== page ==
# Constructing a Triangle with Sides of Three Given Lengths

Compass and straight edge constructions are of interest to mathematicians, not only in the field of geometry, but also in algebra. For thousands of years, beginning with the Ancient Egyptians, Indians and Greeks, mathematicians were interested in the problem of "duplicating the cube" (constructing a cube with twice the area of a given cube) using a straight edge and compass. It turns out that this is impossible, but no-one managed to prove this until 1837

However, it is possible to construct a triangle with sides of three different lengths using only a pair of compasses and a straight edge.

For this construction, you will need a straight edge (ruler - but you won't be measuring anything), pair of compasses, a pencil and paper. I have drawn the pictures using the robocompass app. It's fun to play with, and you can use it to do all sorts of geometric constructions. There's a little bit of coding to learn, but a list of instructions is provided. Once you've written your little program, you can get out the popcorn, sit back and watch the construction. Be warned that, when you are using it to draw arcs, the robocompass compass point may appear to be a little away from the centre, but the drawing is actually accurate.

## The Construction

Step 1: Start with three line segments. The lengths of these sides should be equal to the lengths of the sides of the triangle you wish to construct. Also draw a point $A$ that you want to use as one of the corners of your new triangle. Please don't be like Sam! Use a ruler to draw the line segments.

Step 2: Open out your compasses to a radius that matches one of the line segments. Keeping this radius fixed, move your compasses down to point $A$ and make an arc near where you want the vertex $B$ of your triangle to lie. Draw a point $B$ somewhere on the arc. The line segment $AB$ will form the base of your triangle. The picture on the right shows what your construction should look like after you've completed this step.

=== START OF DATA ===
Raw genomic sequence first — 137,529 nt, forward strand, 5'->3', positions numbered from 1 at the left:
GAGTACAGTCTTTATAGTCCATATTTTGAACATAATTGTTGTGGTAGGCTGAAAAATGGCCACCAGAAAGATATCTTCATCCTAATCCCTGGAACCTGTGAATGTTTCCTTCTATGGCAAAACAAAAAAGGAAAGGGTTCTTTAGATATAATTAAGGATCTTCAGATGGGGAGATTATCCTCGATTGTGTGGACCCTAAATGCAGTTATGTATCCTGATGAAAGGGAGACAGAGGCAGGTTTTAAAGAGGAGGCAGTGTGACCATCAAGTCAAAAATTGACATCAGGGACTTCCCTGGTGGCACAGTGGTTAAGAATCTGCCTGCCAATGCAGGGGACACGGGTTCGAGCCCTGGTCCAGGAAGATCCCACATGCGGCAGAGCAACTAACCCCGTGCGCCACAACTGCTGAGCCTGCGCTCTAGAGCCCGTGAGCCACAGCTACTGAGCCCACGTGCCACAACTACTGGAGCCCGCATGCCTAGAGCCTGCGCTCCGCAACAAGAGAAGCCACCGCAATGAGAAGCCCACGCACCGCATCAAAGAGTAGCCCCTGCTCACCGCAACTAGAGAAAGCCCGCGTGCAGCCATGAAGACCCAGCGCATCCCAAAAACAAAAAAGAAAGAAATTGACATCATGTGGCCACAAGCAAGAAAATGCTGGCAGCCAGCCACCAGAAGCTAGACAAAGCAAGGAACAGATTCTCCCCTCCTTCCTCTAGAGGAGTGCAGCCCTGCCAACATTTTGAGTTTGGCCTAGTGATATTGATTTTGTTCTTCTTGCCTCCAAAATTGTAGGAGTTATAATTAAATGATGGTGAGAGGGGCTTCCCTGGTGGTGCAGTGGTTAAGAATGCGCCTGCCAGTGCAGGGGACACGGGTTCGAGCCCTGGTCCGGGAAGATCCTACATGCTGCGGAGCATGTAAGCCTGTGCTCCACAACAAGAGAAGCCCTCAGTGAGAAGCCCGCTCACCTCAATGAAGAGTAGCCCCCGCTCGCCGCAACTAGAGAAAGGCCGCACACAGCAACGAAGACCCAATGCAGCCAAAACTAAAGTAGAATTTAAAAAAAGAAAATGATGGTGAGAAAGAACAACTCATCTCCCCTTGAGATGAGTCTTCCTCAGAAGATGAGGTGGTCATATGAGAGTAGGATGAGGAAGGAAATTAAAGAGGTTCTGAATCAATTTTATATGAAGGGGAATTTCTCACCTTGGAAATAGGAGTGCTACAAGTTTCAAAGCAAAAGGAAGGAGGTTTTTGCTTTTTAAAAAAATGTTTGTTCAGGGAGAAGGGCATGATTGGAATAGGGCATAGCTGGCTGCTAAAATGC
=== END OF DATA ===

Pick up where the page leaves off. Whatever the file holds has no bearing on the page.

Step 3: Open out your compasses to a radius that matches another one of the line segments. Keeping this radius fixed, move your compasses down to point $A$ and make an arc near where you want the vertex $C$ of your triangle to lie. All points of this arc are at the required distance away from $A$, but we don't know exactly where vertex $C$ will lie yet. The picture on the right shows the completed arc.

Step 4: Open out your compasses to a radius that matches the final line segment. Move the tip of your compasses down to point $B$, and draw an arc that crosses the arc that you drew in step 3. The point where these two arcs cross will be vertex $C$ of your triangle. The picture on the right shows the completed arc.

Step 5: Finally, use your straight edge to join up the three vertices and make the triangle. Each side of the orange triangle has the same length as one of the three line segments that you started out with. The picture on the right shows the completed construction.

### Description

This tutorial will expose you to Rulers and how to use them. We will also have a close look as set square and compass constructions. Your feedback is important to us, if you like any other topic covered under this tutorial, please do let us know.

### Audience

Year 10 or higher

### Learning Objectives

Ruler and compass constructions and more

Author: Subject Coach
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